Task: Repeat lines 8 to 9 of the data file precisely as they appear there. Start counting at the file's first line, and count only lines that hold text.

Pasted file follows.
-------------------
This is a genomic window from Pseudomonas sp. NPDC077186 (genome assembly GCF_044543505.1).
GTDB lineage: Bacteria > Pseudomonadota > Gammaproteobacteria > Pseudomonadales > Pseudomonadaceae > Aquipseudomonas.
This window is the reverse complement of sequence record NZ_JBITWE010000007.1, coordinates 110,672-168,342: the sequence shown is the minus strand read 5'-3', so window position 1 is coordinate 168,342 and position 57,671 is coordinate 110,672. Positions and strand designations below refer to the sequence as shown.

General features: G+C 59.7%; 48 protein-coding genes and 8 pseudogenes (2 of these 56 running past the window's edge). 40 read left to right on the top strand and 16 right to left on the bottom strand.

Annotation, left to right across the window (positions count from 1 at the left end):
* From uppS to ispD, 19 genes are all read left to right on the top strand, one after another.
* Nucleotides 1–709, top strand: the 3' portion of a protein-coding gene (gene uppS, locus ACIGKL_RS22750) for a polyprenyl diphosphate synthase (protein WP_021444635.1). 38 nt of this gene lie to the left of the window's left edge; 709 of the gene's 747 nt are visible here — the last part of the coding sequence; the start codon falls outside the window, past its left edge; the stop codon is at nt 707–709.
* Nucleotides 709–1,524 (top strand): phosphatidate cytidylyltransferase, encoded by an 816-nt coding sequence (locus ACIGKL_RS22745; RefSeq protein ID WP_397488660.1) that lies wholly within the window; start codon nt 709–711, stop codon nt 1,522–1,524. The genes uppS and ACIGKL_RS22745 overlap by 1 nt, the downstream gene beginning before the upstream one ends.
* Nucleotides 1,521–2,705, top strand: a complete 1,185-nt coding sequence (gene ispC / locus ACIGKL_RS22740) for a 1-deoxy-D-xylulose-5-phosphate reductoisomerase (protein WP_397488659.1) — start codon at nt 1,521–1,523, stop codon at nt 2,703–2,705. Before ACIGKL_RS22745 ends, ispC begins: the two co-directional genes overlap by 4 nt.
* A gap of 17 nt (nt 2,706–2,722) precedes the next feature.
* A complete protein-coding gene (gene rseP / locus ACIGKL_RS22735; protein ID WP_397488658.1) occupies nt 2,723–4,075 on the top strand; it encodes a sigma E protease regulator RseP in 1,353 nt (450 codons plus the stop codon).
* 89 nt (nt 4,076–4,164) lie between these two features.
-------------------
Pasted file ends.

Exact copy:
* Nucleotides 709–1,524 (top strand): phosphatidate cytidylyltransferase, encoded by an 816-nt coding sequence (locus ACIGKL_RS22745; RefSeq protein ID WP_397488660.1) that lies wholly within the window; start codon nt 709–711, stop codon nt 1,522–1,524. The genes uppS and ACIGKL_RS22745 overlap by 1 nt, the downstream gene beginning before the upstream one ends.
* Nucleotides 1,521–2,705, top strand: a complete 1,185-nt coding sequence (gene ispC / locus ACIGKL_RS22740) for a 1-deoxy-D-xylulose-5-phosphate reductoisomerase (protein WP_397488659.1) — start codon at nt 1,521–1,523, stop codon at nt 2,703–2,705. Before ACIGKL_RS22745 ends, ispC begins: the two co-directional genes overlap by 4 nt.